Dating method based on rate of decay of radioactive isotopes
Radioactive decay is a natural process and comes from the atomic nucleus becoming unstable and releasing bits and pieces.These are released as radioactive particles (there are many types).
However, both Rb and Sr easily follow fluids that move through rocks or escape during some types of metamorphism. The dual decay of potassium (K) to 40Ar (argon) and 40Ca (calcium) was worked out between 19.
Radiocarbon dating is normally suitable for organic materials less than 50 000 years old because beyond that time the amount of 14C becomes too small to be accurately measured.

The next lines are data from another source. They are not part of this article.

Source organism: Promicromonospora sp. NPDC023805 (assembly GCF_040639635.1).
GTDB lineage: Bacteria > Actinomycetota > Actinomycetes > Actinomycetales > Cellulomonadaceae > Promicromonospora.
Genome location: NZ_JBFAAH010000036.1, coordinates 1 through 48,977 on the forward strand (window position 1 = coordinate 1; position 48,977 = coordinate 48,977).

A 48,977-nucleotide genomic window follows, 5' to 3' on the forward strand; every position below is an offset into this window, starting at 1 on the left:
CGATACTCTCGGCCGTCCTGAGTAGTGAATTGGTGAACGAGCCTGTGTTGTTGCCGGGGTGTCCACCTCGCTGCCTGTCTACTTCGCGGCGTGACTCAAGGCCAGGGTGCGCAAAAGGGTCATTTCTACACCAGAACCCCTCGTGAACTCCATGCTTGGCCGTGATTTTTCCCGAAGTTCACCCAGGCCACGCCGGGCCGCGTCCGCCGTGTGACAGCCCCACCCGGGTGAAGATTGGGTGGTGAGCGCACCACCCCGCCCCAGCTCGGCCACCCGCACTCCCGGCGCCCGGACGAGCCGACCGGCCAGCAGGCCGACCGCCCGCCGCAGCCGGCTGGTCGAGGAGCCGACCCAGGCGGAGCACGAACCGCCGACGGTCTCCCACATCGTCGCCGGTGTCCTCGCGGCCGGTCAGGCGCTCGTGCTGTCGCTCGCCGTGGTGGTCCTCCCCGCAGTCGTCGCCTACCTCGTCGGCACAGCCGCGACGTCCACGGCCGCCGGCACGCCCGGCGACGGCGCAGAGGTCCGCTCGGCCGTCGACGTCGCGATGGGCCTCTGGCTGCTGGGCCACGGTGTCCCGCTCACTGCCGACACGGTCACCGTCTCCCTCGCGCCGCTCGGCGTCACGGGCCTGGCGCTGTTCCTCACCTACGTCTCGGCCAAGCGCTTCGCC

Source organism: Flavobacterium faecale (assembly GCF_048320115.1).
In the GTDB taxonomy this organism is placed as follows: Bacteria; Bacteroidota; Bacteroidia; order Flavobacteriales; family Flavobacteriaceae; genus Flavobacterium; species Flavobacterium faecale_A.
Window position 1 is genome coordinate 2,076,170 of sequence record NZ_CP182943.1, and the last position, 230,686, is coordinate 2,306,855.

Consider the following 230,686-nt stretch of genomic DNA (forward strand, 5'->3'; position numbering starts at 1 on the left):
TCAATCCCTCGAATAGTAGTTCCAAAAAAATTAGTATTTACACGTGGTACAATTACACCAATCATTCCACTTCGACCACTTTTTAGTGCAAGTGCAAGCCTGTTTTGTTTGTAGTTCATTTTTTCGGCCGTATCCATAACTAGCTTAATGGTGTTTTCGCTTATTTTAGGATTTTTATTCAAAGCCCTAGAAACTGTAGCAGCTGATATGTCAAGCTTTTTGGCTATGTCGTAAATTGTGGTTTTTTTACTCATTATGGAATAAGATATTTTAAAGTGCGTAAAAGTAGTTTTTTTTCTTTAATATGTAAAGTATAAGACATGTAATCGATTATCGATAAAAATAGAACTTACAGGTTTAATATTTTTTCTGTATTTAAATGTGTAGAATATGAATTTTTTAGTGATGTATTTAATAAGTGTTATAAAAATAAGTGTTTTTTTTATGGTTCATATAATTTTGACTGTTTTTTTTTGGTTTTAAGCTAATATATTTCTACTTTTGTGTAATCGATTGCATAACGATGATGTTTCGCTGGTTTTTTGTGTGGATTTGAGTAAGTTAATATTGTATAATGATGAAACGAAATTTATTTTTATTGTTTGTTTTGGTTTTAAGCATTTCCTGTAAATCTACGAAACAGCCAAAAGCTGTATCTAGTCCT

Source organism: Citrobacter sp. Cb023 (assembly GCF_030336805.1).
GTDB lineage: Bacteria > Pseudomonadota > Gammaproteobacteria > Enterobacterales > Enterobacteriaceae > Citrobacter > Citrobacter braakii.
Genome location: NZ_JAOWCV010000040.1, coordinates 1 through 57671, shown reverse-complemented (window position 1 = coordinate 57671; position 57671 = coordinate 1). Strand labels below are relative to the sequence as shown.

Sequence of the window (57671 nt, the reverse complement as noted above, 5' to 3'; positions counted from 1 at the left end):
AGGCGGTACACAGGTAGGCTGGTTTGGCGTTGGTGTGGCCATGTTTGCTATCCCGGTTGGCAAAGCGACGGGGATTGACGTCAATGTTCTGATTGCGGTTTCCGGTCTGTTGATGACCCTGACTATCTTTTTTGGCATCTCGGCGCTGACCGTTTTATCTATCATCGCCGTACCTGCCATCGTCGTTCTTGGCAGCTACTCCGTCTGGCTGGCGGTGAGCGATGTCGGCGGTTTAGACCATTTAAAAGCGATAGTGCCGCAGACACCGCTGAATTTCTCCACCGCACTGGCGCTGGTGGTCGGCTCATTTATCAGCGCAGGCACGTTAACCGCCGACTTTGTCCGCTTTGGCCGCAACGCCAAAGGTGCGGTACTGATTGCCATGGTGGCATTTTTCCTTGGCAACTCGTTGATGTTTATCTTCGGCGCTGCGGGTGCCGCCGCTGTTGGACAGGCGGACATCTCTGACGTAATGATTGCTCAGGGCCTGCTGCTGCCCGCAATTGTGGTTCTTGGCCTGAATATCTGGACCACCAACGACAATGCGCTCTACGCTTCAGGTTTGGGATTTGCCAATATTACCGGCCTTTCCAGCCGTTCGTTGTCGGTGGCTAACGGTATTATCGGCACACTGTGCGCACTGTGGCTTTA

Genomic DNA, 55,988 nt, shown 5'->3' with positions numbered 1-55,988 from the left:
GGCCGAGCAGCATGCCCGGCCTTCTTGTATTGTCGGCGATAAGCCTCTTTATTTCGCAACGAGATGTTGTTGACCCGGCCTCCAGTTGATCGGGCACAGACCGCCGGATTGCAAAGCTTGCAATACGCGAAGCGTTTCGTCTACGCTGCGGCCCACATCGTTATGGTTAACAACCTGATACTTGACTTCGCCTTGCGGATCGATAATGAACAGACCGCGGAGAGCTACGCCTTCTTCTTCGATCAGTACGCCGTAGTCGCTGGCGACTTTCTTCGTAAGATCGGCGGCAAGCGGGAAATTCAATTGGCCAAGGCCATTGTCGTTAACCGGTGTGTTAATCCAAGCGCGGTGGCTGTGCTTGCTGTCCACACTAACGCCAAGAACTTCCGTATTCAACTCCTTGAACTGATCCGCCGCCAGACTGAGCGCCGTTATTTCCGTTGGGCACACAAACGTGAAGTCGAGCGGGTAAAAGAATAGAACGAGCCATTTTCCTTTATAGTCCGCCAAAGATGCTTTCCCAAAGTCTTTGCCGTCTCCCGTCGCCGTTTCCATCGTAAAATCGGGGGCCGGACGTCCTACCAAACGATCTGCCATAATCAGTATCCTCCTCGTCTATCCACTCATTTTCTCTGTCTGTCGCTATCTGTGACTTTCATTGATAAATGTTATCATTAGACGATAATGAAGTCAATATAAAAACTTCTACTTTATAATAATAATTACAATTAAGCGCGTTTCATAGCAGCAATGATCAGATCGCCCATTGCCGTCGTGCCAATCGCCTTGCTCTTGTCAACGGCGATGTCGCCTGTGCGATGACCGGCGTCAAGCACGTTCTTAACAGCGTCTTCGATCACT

This scheme was developed in 1937 but became more useful when mass spectrometers were improved in the late 1950s and early 1960s.
This technique is good for iron meteorites and the mineral molybdenite.
This system is highly favoured for accurate dating of igneous and metamorphic rocks, through many different techniques.This decay process leads to a more balanced nucleus and when the number of protons and neutrons balance, the atom becomes stable.